The Riff - May 2008

Group Demands Marriott Turn Off the Porn

| Fri May. 9, 2008 1:02 PM PDT

mojo-photo-marriott.jpgFrom citizenlink.com:

Focus on the Family Action is calling on families to co-sign a letter urging Marriott hotels to stop offering in-room pornography. The letter, signed by 47 family groups, will be presented at a meeting May 14 between pro-family leaders and Marriott International officials. It's the first time a major hotel chain has agreed to meet to discuss the issue. Tom Minnery, senior vice president of government and public policy of Focus on the Family Action, said Marriott can't continue to present itself as a family-friendly hotel chain while peddling pornography. "Pornography is highly addictive and extremely destructive," he said. "In the 'secrecy' of a hotel room, pornography can be especially dangerous because it creates a sexualized climate that puts men, women and children at risk."

Focus on the Family Action then demanded Marriott remove all beds, comfy cushions and plush carpets from rooms, since those soft, inviting spaces just make addictive, dangerous fornication all the more likely. And don't get us started on those oh-so-sexy coffeemakers, heating things up! Hub-ba!

After the jump: I didn't mean to press "buy," really!

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Oliver Stone's W: Will It Be Better than "Lil' Bush"?

| Thu May. 8, 2008 3:26 PM PDT

mojo-photo-ewbush.jpgEntertainment Weekly has a "first look" at Oliver Stone's W, the upcoming feature on our most awesomest president ever, starting Josh Brolin as the smirking W himself. Of course, by "First Look," EW is stretching things a bit, since, as they say, "shooting begins in less than two weeks." However, it sounds like Stone is trying to get the movie turned around in record time, with a release possibly coming "as early as October." EW's article is six long pages; so I've collected some highlights after the jump:

Grand Theft Auto IV Makes More Money Than Anything Ever

| Thu May. 8, 2008 2:48 PM PDT

mojo-photo-grandtheft.jpgWell, almost. Billboard magazine reports that first-week sales for the latest installment in the "Grand Theft Auto" videogame series has outperformed even the most optimistic of predictions, making more than $500 million in sales the first week. Billboard says that's 6 million copies, but it's $60 on Amazon, and that works out to $360 million, but who knows how they count these things. Either way, it's a new first-week record for a game, smashing the previous high mark set by "Halo 3" of $300 million.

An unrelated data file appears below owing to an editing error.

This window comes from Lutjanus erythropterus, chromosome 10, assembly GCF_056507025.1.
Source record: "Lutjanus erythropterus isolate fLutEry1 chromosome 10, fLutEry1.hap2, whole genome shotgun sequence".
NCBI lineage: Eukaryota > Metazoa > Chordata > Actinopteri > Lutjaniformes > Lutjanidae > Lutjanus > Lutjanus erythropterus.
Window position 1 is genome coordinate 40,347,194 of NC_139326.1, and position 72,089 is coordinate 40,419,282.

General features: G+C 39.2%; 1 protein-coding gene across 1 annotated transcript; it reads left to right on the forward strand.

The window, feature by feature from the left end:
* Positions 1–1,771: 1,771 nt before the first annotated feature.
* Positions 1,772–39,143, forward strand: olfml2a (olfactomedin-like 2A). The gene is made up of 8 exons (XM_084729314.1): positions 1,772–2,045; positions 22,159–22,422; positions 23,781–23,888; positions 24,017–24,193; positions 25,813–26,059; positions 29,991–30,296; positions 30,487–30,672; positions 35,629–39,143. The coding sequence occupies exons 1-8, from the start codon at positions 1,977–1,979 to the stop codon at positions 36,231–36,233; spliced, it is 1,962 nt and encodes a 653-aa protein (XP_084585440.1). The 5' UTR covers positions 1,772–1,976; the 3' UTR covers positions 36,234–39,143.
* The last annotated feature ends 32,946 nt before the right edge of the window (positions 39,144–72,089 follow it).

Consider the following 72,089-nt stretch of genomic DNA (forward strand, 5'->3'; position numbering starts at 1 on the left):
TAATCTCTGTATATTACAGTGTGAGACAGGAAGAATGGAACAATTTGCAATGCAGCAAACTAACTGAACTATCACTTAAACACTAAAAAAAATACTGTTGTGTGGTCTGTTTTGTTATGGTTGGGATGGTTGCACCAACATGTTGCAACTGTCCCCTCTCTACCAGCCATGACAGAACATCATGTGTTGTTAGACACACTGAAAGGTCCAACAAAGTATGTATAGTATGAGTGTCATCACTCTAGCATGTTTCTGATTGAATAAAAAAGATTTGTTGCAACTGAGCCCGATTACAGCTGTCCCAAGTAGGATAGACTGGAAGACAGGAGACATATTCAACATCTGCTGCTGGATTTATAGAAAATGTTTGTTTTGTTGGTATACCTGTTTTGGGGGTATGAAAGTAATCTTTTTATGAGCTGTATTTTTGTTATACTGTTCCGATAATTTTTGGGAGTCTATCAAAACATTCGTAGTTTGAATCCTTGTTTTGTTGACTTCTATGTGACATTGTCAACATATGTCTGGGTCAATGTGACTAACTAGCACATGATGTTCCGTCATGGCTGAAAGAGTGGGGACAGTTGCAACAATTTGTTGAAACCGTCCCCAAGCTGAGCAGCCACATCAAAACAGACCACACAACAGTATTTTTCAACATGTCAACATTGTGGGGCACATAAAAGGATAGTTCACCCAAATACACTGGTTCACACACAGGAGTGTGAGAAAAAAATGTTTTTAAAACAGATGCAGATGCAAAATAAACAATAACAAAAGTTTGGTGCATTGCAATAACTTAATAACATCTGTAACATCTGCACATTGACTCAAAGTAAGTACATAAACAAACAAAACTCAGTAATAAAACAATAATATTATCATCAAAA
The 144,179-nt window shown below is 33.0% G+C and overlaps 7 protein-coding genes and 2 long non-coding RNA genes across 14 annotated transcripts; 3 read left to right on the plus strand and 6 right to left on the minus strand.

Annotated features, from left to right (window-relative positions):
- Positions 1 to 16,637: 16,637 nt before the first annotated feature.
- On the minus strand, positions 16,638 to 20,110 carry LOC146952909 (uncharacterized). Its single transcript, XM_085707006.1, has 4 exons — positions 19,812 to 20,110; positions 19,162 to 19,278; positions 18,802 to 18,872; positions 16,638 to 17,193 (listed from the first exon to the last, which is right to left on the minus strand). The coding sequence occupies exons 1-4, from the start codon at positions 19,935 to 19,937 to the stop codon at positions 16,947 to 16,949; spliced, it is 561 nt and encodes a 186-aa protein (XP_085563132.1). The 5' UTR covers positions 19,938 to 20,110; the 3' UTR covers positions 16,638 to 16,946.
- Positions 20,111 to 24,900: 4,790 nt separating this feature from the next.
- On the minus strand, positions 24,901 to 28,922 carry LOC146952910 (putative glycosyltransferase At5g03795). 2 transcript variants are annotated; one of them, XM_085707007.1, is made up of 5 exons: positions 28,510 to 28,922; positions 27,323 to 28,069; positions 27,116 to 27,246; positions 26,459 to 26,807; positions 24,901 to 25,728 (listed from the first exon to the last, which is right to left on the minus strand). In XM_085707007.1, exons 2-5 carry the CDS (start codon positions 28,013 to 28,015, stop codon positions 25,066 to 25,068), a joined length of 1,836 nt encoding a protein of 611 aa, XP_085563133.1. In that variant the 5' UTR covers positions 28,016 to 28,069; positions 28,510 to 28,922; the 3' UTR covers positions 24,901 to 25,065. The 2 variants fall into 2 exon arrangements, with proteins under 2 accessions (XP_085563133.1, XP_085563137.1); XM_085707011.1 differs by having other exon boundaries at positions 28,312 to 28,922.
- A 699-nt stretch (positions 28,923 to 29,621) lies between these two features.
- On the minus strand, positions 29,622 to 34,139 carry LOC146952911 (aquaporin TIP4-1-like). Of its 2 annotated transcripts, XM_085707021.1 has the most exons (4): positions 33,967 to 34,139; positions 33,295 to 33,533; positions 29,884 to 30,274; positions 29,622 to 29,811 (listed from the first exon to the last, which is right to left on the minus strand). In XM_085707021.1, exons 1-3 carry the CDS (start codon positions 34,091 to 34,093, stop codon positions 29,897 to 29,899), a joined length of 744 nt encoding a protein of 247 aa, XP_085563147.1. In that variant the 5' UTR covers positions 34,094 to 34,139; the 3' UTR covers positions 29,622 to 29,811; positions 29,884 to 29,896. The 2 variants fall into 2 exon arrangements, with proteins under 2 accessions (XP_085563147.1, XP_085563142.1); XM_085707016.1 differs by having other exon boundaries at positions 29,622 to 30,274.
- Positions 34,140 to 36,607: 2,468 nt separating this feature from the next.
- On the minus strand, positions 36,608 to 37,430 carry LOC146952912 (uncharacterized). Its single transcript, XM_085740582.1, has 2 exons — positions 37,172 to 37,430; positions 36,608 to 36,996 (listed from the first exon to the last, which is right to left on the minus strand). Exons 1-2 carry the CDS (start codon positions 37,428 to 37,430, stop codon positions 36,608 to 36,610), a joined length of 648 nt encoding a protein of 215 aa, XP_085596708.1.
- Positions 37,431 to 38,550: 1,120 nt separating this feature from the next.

For comparison's sake, let's just take a look at some other cultural products and institutions and their associated monetary figures, after the jump:

Music: Million DJ March to Unite Annoying, Headphone-Wearing Dorks

| Wed May. 7, 2008 6:47 PM PDT

mojo-photo-milliondj.gifThis can't be serious. Eminem associate DJ Green Lantern and mixtape empresario A. Shaw have just announced The Million DJ March, a series of activities and rallies in support of the good old disk jockey, to be held August 28-30 in Washington D.C. Wait a minute, I'm a DJ. Why do I need to rally? Well, in a press release, Shaw alleges that "DJs do not get fully recognized for the work they do… Label and major businesses who reap the rewards of default publicity need to pay attention and give more recognition and financial compensation to DJs for the promotion they provide, without which music sales would surely suffer." Well, okay, yes, we play music, people should be happy we do that. Hooray us. But why all this marching? The press release continues:

DJs… are often harassed and legally penalized for their promotional efforts even when those efforts have been solicited directly by the labels and artists themselves: an arrangement that is known about throughout the industry but kept "on the low."

Hmm, harassment and legal penalties. Are you talking about what happens when you sell thousands and thousands of unauthorized mixtape CDs out of the back of your car?

After the jump: hey, I pressed "play," that'll be $25,000.

Breaking News: Hipsters Live in Cheap, Crappy Buildings

| Wed May. 7, 2008 12:47 PM PDT

Yes, NYT trend piece fans, it's time for yet another trenchant observation: Art kids live in squalor in Brooklyn. And since everyone knows bedbug bites are like the purple heart of hipsterdom, they're totally jazzed about their tenement, known as the McKibbin:

"The community is a microcosm of artists, musicians and D.J.'s," said Kevin Farrell, who is 29 and works in video production. "You don't have to leave this building, with the exception of food. I don't really speak to the locals."